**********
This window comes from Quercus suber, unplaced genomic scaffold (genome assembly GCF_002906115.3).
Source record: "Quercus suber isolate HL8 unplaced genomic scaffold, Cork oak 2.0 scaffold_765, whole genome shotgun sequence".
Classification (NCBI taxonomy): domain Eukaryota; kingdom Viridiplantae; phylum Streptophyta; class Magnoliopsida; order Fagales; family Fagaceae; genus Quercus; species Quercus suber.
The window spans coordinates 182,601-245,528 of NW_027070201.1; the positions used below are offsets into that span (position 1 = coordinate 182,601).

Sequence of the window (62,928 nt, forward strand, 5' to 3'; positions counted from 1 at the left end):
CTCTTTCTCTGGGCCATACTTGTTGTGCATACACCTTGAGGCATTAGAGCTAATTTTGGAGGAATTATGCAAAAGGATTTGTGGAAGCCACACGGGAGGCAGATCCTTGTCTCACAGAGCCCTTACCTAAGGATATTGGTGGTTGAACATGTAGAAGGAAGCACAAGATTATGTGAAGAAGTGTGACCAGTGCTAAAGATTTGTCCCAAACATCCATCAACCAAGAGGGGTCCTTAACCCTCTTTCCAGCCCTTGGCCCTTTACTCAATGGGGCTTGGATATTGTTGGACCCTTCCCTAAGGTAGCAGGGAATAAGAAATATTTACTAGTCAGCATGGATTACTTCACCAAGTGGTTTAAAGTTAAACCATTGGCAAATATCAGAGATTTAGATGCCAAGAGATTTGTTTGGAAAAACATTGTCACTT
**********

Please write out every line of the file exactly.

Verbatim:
This window comes from Quercus suber, unplaced genomic scaffold (genome assembly GCF_002906115.3).
Source record: "Quercus suber isolate HL8 unplaced genomic scaffold, Cork oak 2.0 scaffold_765, whole genome shotgun sequence".
Classification (NCBI taxonomy): domain Eukaryota; kingdom Viridiplantae; phylum Streptophyta; class Magnoliopsida; order Fagales; family Fagaceae; genus Quercus; species Quercus suber.
The window spans coordinates 182,601-245,528 of NW_027070201.1; the positions used below are offsets into that span (position 1 = coordinate 182,601).

Sequence of the window (62,928 nt, forward strand, 5' to 3'; positions counted from 1 at the left end):
CTCTTTCTCTGGGCCATACTTGTTGTGCATACACCTTGAGGCATTAGAGCTAATTTTGGAGGAATTATGCAAAAGGATTTGTGGAAGCCACACGGGAGGCAGATCCTTGTCTCACAGAGCCCTTACCTAAGGATATTGGTGGTTGAACATGTAGAAGGAAGCACAAGATTATGTGAAGAAGTGTGACCAGTGCTAAAGATTTGTCCCAAACATCCATCAACCAAGAGGGGTCCTTAACCCTCTTTCCAGCCCTTGGCCCTTTACTCAATGGGGCTTGGATATTGTTGGACCCTTCCCTAAGGTAGCAGGGAATAAGAAATATTTACTAGTCAGCATGGATTACTTCACCAAGTGGTTTAAAGTTAAACCATTGGCAAATATCAGAGATTTAGATGCCAAGAGATTTGTTTGGAAAAACATTGTCACTT